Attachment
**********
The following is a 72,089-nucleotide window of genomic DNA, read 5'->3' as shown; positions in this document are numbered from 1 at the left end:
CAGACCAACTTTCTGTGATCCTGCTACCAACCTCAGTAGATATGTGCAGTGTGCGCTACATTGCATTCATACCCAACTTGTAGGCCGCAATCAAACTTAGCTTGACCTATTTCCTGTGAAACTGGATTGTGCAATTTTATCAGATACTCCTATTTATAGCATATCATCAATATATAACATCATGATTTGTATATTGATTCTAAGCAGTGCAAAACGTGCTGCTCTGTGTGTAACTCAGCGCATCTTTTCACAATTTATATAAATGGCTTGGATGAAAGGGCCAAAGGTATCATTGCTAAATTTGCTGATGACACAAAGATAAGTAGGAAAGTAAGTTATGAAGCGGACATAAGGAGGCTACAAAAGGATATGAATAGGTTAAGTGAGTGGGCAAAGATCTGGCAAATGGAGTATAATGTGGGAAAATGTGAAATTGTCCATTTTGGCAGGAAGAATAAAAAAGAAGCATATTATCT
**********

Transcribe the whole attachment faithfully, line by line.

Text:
The following is a 72,089-nucleotide window of genomic DNA, read 5'->3' as shown; positions in this document are numbered from 1 at the left end:
CAGACCAACTTTCTGTGATCCTGCTACCAACCTCAGTAGATATGTGCAGTGTGCGCTACATTGCATTCATACCCAACTTGTAGGCCGCAATCAAACTTAGCTTGACCTATTTCCTGTGAAACTGGATTGTGCAATTTTATCAGATACTCCTATTTATAGCATATCATCAATATATAACATCATGATTTGTATATTGATTCTAAGCAGTGCAAAACGTGCTGCTCTGTGTGTAACTCAGCGCATCTTTTCACAATTTATATAAATGGCTTGGATGAAAGGGCCAAAGGTATCATTGCTAAATTTGCTGATGACACAAAGATAAGTAGGAAAGTAAGTTATGAAGCGGACATAAGGAGGCTACAAAAGGATATGAATAGGTTAAGTGAGTGGGCAAAGATCTGGCAAATGGAGTATAATGTGGGAAAATGTGAAATTGTCCATTTTGGCAGGAAGAATAAAAAAGAAGCATATTATCT